You’re on PC, and suddenly a pop-up ad appears in the system tray informing you of a Windows Defender Update. Be careful — it might be push notification malware meant to trick you into installing malicious Windows apps.
According to McAfee, threat actors are increasingly abusing push notifications to impersonate legitimate Windows alerts. Clicking on the alert redirects users to a fake Windows update website telling them their antivirus subscription has expired and that McAfee has detected various threats on their system. This message deceives the user into downloading the fake update, which can harvest system and user information.
Fake Windows Defender update: Why it’s easy to fall for
McAfee researchers stated that browser push notifications could closely resemble Windows system updates. Attackers are hacking into pop-up notifications and planting fake ones that disguise themselves by leveraging the McAfee logo and name. The pop-ups are purported to inform users about Windows Defender Update and take them to a fake website.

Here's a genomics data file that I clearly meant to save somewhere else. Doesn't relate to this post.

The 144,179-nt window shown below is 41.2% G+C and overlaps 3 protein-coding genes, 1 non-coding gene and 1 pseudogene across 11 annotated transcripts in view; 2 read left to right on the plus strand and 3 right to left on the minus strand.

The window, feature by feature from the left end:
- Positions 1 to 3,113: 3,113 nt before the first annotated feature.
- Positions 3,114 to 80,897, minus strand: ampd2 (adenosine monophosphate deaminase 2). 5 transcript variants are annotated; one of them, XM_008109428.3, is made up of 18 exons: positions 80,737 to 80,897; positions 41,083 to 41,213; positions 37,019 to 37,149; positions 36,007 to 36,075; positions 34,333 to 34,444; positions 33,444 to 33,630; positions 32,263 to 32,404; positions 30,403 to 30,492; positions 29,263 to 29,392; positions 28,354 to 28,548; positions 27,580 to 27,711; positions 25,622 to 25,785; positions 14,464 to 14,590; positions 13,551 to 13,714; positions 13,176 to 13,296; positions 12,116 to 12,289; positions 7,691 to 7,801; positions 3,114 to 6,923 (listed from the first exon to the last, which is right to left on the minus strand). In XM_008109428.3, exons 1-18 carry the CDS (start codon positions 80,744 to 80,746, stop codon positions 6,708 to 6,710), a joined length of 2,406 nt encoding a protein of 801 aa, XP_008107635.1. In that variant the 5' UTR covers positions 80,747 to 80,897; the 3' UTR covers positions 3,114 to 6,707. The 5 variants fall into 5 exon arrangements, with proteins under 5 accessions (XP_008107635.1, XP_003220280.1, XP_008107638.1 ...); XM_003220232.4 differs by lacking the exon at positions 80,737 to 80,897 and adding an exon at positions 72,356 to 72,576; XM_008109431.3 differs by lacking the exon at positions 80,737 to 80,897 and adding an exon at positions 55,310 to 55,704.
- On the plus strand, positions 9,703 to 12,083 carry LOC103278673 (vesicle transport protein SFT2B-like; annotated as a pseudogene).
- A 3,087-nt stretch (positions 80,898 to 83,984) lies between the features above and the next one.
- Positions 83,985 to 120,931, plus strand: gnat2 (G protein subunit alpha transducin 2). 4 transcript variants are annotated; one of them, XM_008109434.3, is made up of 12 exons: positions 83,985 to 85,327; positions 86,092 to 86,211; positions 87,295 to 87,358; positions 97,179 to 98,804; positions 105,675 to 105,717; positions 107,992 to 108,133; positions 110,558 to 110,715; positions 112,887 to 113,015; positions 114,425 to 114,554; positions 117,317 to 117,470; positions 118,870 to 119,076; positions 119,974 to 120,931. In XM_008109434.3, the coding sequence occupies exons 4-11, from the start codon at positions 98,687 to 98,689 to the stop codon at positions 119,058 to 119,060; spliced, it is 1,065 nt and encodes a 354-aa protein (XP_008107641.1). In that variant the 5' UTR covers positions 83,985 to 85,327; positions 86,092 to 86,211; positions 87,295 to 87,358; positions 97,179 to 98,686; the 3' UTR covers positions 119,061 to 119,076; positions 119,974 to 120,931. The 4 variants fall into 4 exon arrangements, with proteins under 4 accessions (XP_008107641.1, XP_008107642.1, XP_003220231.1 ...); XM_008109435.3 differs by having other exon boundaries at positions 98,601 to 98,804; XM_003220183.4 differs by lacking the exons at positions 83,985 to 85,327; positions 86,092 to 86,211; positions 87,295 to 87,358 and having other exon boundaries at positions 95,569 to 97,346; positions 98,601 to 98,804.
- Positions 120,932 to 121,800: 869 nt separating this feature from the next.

The fake website then presents a “signed MSIX (ms-appinstaller)” package. Downloading and running this file brings up a prompt asking for the installation of a Defender Update from a supposed “Publisher: Microsoft.” Once done, the malicious Defender Update app appears in